Elsewhere the HW-MS650 offers Samsung’s usual bevy of streaming features. Built-in Wi-Fi and multiroom support let you play music from NAS drives, PCs and streaming services and send it to other Samsung speakers around the house. You can even create a wireless 5.1 system with a pair of Samsung speakers as the surround channels.
It’s all controlled by Samsung’s multiroom app, which offers a superb choice of music streaming services, including Spotify, Deezer, Qobuz, TIDAL, Napster, JUKE, 7digital, Murfie, and TuneIn radio.
There’s built-in Bluetooth too, which not only works with phones but also Samsung TVs, allowing you to cut down cables even further.
There’s a range of EQ presets – Standard, Music, Clear Voice, Sports and Movie – plus a Surround mode that adds ‘depth and space’. Bass, treble and audio sync settings let you tweak the sound to taste, while Smart Sound selects the best settings for the current content.
The only thing missing is Dolby Atmos support, reserved for the HW-K950 and HW-K850 which continue this year. The forthcoming HW-MS750 has upfiring drivers but no Atmos support.
Samsung HW-MS650 – Operation
Samsung has gone to great lengths to ensure a simple installation, from the removal of an external subwoofer to the single-cable connections. You’ll be up and running in minutes.
You can channel your Blu-ray deck through the HDMI sockets and take advantage of the built-in Dolby Audio and DTS 2.0 decoding. Alternatively, connect all your sources to the TV and pass audio to the MS650 via optical, ARC or Bluetooth – including sound from your set’s built-in streaming services or tuner.
To use ARC, you need to make sure HDMI CEC functionality is activated in the TV’s setup menu. Bluetooth requires a compatible TV and also needs to be configured in the set’s setup menu – thankfully it’s remarkably easy to do.
The ‘one remote’ concept allows the soundbar to be controlled by a Samsung TV remote when connected via HDMI, Wi-Fi, Bluetooth or optical. As well as volume and power, you can use the TV remote to adjust EQ and sound modes, which appear as an option in the TV’s Home Menu.
The HW-MS650’s own handset takes its cue from the Smart Remote that accompanies Samsungs latest TVs. Its curved ergonomic shape and pared-down button array make it pleasure to use. There are dedicated keys to toggle through sound modes and two flick switches to adjust volume and bass. To keep the button count down the treble controls have been relegated to a separate menu with audio sync, which can be adjusted using the main direction pad.
Samsung’s Multiroom app is similarly impressive. It ditches the flashy graphic devices of Samsung’s earlier phone apps, opting instead for a sparse, straightforward layout that neatly organises your NAS drive content and streaming services.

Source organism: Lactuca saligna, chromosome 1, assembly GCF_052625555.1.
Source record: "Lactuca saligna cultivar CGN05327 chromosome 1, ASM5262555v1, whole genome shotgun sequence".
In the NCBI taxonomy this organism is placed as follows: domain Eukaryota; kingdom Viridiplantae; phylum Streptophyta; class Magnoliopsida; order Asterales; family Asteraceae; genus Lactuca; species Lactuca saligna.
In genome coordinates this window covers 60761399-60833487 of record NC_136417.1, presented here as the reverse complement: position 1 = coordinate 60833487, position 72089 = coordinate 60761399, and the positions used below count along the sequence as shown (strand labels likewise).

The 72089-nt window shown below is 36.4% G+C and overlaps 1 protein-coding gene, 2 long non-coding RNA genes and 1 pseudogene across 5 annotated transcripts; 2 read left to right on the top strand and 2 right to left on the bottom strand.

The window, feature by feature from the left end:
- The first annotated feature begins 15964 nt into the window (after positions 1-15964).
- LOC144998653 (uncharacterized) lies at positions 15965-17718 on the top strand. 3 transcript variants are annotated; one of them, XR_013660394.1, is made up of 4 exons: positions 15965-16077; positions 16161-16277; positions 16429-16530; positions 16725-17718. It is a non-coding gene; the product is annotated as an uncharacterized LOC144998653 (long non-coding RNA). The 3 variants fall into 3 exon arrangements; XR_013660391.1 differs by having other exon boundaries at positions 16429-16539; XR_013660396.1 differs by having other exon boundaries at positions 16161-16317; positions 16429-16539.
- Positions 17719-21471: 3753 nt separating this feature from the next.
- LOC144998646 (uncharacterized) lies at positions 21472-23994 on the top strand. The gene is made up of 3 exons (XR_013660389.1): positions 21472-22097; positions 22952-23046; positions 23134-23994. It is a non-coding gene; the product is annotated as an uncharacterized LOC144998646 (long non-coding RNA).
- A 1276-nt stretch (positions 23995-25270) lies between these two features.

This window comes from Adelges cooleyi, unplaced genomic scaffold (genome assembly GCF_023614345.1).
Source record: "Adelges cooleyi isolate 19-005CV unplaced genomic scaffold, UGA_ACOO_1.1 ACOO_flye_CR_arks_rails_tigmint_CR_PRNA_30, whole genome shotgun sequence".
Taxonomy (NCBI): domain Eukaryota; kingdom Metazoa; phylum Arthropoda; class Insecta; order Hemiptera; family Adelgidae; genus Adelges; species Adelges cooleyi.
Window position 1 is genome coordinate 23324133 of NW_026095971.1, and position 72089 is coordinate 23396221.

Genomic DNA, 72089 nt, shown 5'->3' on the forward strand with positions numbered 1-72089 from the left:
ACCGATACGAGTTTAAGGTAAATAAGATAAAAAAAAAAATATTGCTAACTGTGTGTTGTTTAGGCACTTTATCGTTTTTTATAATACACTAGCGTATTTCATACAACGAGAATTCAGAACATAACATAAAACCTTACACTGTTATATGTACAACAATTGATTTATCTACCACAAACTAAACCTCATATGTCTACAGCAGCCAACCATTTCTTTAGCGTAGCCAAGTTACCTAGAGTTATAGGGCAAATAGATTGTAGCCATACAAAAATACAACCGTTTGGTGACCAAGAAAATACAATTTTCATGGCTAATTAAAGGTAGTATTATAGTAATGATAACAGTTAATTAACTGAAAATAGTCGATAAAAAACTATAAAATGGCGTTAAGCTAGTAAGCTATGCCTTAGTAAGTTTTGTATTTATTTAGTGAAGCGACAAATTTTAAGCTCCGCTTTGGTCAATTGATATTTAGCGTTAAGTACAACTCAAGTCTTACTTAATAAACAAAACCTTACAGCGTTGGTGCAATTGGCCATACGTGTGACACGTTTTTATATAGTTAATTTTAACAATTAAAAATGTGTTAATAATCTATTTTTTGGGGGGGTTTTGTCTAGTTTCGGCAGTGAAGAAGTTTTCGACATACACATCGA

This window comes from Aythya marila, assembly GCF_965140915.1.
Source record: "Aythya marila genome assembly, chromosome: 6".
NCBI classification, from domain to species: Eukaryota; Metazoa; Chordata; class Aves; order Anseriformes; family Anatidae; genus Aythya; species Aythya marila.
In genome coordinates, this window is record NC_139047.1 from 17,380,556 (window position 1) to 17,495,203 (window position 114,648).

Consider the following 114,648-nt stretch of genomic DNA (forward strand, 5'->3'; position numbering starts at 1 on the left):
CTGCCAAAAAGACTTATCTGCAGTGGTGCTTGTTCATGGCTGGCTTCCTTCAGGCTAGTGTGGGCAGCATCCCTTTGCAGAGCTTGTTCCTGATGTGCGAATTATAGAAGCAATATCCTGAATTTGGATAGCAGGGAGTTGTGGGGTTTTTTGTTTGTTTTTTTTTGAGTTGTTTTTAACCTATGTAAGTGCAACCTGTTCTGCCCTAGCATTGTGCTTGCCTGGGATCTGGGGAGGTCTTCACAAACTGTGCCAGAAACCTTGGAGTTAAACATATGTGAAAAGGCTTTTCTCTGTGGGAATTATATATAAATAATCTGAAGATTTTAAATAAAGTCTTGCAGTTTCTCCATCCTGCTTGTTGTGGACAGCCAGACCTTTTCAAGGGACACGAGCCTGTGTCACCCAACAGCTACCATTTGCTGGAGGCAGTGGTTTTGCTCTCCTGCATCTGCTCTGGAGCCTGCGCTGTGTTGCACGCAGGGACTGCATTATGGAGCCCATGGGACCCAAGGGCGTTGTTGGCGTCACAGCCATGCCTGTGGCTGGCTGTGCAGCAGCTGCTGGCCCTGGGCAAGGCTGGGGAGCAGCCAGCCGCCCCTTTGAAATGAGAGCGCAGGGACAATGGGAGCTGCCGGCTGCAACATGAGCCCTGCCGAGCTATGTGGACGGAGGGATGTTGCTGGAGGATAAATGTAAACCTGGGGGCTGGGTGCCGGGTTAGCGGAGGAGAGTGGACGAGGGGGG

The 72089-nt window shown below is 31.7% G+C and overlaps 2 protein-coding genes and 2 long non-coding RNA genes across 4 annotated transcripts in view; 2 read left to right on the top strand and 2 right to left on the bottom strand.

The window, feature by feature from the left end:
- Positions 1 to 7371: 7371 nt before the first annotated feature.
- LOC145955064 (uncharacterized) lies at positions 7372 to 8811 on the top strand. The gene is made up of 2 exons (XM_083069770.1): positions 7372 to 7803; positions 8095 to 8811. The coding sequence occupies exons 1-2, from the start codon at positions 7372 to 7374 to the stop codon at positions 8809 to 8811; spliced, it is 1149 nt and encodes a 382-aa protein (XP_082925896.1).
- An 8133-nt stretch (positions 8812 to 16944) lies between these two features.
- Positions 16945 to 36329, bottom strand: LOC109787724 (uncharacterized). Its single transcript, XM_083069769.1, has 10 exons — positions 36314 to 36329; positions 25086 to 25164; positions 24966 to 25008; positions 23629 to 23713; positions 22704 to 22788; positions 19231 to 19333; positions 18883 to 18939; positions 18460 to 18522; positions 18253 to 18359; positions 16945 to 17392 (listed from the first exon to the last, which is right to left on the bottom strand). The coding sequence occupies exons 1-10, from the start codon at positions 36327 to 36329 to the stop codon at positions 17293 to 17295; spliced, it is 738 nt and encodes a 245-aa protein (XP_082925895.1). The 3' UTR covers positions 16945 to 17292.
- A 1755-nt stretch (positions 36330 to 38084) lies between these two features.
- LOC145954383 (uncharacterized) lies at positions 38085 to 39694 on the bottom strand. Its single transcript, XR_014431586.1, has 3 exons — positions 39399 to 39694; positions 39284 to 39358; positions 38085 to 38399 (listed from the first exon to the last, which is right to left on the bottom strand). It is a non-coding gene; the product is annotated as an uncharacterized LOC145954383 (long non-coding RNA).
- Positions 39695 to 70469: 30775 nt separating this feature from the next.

A sidebar menu shows all available speakers in your multiroom system, while the intuitive Now Playing screen provides access to frequently used functions, like the equaliser and playback queue.
Grouping speakers together is easy, although unlike some apps you can’t drag and drop speakers onto each other– you have to tap the ‘group’ option and choose which speakers to link. But once grouped you can easily control individual volume levels and choose what songs to play.
Samsung HW-MS650 – Sound Quality
When auditioning a single-body soundbar, the big question is whether or not it can generate enough bass to keep movie fans satisfied without an external subwoofer. The good news is that the HW-MS650 does so with aplomb, mustering a massive soundstage with oodles of bass.
There’s plenty of power under the bonnet, allowing it to go remarkably loud when needed and easily fill a large room. It’s a muscular and entertaining performer, the perfect antidote for underpowered TV speakers.
The amount of bass it generates is remarkable for a soundbar with such limited cabinet volume. For proof, play perennial subwoofer bully Pacific Rim on Blu-ray – the epic robot-versus-monster fight scenes show off the soundbar’s bass talents clearly, particularly in the opening scrap between Gipsy Danger and Knifehead.
The MS650 generates a huge rumble as the monster rises from the ocean and roars. Every subsequent punch and collision has lots of weight behind it, easily conveying the scale of these two battling giants. Switch to The Force Awakens, and when Kylo Ren reads his captors’ minds the rumble is suitably deep and shuddering.
But what’s most impressive is how well the soundbar controls this bass output, keeping overhang and bloating to a minimum. It doesn’t interfere with midrange or treble clarity, instead adding a natural sense of depth and maintaining a pleasing overall balance.
Its tight, transient bass gives action scenes a terrific sense of drama and momentum. A great example is The Force Awakens’ ‘Falcon Flies Again’ sequence, which is delivered with gusto – exploding TIE Fighters and the roar of the Falcon’s engines have plenty of depth and body, but the pace and rhythm of the scene is never slowed down by muddy, overzealous rumbling.